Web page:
According to data provided by Scripbox, investors have mainly been able to grow their wealth through long-term investments, maintaining that investing regularly is the key to creating wealth. More than 2,255 investors using the platform have become millionaires, of which 49.5 per cent are millennials.

Contrary to popular belief, millennials emerge as responsible and aware of demographics when it comes to financial planning. Of the 2,800 individuals who have accumulated 1x + to 2x+ of their salary, 72.5 per cent are millennials. The data further reveals that millennials invest more in the emergency fund to save tax.

50 per cent of the millennials are investing in tax planning versus 28 per cent of non-millennials

33 per cent of the millennials are ready to deal with an emergency situation as they have invested in an emergency fund versus 28 per cent of non-millennials

On the other hand, women are also clearly taking control of their financial lives, says Scripbox’s data. Out of 2,800 individuals on the platform, who have accumulated more than 1x to 2x of their salary, 36 per cent are women. Till September 2019, new customers signing up with Scripbox comprised up of 29 per cent of women investors.

One of the biggest changes in the financial space among Indians is that millennials have now become more aware of their finances and owe up their decisions about their money. This new segment is changing the way the traditional things looked like by taking independent decisions of owning a car, a house or even investing in mutual funds. Because of this change in mindset of the new generation helped by the advent of technology, a lot of transparency is coming in the way people invest in mutual funds.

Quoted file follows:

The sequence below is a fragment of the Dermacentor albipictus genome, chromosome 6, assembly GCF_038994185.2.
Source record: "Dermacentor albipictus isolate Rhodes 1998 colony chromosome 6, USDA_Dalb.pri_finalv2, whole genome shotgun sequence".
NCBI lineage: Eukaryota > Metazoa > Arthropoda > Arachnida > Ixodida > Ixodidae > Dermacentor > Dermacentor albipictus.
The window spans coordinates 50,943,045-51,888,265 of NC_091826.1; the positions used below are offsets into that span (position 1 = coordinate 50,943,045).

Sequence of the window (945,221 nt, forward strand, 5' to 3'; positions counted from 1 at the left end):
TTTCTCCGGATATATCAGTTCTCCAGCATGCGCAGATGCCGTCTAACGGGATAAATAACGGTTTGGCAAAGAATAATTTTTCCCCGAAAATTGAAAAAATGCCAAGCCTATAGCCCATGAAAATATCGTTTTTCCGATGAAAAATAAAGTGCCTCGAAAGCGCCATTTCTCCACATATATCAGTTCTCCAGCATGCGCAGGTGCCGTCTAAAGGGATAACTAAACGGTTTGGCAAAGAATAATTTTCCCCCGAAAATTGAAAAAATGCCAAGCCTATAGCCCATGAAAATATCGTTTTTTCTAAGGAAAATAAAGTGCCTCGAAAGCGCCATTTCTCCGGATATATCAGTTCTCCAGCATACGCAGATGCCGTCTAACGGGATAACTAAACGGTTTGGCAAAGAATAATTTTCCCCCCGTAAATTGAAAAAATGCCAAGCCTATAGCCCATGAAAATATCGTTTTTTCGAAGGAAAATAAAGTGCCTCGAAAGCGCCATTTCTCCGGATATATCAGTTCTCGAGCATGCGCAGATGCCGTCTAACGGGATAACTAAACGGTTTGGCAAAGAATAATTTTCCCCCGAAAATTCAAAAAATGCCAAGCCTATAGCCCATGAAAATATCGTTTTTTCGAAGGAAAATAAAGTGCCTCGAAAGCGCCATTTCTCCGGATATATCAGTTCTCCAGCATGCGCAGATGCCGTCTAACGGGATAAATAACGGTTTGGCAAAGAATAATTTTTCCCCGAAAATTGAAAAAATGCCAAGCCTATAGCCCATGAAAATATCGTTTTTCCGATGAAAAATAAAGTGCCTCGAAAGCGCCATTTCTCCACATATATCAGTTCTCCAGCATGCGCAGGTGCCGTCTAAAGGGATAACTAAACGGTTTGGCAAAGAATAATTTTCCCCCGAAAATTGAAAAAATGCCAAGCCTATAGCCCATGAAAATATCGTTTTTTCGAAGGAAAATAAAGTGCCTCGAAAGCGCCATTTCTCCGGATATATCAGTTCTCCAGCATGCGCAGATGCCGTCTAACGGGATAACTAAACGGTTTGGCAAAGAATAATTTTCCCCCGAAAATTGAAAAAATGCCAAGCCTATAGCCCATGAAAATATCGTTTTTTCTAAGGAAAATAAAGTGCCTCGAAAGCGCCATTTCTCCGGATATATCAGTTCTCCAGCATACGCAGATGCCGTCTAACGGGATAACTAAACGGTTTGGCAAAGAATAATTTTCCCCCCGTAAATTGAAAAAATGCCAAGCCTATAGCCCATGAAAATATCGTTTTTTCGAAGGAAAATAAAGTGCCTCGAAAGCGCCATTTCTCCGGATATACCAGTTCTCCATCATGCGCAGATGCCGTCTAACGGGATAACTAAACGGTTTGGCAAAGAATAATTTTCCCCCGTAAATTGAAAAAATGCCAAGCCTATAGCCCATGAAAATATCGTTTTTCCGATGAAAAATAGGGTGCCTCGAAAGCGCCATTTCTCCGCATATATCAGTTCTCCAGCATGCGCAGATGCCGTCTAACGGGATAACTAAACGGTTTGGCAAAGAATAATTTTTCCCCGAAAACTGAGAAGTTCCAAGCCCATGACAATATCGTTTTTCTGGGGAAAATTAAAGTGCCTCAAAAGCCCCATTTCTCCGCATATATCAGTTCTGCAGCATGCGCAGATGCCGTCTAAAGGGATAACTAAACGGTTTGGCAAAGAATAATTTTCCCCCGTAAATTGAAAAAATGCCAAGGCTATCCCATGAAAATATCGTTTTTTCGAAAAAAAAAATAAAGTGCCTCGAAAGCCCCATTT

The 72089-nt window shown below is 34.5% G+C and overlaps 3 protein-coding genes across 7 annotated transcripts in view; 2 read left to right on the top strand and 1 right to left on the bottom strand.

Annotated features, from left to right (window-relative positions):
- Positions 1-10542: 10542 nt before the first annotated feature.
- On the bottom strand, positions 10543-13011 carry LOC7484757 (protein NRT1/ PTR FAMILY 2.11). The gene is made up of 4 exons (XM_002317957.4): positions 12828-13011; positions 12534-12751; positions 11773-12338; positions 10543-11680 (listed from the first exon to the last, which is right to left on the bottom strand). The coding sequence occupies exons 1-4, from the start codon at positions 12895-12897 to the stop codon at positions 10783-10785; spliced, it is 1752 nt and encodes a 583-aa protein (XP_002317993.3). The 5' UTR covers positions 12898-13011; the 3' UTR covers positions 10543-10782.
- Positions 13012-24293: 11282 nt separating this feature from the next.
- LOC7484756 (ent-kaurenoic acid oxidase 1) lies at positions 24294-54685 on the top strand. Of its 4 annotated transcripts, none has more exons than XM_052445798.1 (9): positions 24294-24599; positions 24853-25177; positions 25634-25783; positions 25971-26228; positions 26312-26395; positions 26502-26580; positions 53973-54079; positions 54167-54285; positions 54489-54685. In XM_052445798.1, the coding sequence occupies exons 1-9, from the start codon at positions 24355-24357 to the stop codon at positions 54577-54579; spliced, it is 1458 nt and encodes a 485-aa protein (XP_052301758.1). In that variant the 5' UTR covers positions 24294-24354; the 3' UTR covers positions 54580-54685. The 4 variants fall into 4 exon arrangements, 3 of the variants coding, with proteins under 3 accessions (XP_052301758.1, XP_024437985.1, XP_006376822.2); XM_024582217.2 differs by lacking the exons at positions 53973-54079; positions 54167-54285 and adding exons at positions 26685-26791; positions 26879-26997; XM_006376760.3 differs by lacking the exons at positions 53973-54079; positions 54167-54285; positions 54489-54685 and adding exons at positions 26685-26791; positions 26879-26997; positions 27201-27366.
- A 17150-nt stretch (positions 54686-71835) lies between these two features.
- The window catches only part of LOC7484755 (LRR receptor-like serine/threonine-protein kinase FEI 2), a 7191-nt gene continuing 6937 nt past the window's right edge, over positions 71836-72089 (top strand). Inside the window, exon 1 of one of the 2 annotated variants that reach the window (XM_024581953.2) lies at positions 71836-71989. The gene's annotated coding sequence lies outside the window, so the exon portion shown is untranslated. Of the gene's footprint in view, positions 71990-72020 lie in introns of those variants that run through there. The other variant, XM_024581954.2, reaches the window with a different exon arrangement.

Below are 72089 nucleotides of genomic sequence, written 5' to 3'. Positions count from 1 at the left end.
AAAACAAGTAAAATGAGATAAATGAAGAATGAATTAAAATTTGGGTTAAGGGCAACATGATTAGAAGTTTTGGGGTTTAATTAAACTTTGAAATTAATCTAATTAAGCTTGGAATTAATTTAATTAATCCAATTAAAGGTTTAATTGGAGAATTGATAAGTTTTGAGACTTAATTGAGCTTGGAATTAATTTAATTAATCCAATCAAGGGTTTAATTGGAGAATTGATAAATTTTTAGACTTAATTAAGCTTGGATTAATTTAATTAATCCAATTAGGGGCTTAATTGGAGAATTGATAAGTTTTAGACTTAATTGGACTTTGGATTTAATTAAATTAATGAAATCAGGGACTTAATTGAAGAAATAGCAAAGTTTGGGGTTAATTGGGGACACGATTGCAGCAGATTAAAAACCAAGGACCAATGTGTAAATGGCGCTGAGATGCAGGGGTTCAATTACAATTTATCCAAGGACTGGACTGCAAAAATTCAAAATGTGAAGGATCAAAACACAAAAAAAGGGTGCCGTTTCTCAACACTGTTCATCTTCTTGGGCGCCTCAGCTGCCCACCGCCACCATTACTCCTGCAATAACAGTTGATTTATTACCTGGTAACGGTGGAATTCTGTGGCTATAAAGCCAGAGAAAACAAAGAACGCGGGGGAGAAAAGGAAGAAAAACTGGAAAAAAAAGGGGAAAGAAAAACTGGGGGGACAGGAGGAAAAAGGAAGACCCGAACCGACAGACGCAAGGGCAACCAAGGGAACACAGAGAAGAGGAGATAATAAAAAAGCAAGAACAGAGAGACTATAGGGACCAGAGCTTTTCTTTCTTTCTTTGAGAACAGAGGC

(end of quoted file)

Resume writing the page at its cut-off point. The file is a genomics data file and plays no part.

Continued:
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Kalra adds, “People have become more aware of the possibility of earning better returns by saving agent’s commission, and investing in direct funds is coming out as a huge trend. Further, a lot of investors are adopting SIPs as a habit of saving a set amount of money every month. Not only does SIP help in keeping aside some money each month, but by investing in mutual funds, people are building a corpus for varied life goals like retirement, owning a house or their child’s education.”

Meanwhile, the volatility in the market has been impacting the overall economy. In the last one year, the number of new SIPs getting registered has grown.

Kalra says this is because of other asset classes like FDs or real estate being more subdued or negatively impacted by the slowing economy. He is hopeful India is going to grow at a rapid pace in the long term.

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According to Omkeshwar Singh, Head (Rank MF), Samco Securities, many mutual funds schemes offer very high quality of portfolios, relatively at moderate to high margin of safety, which will continue to perform better irrespective of the present phase of business or market cycle.

“Remember a simple principle: investments in great companies at fair or great prices deliver great returns, and investments in poor companies or at poor prices deliver poor returns. This is true for both equity and debt instruments of companies,” adds Singh.

dipendra@outlookindia.com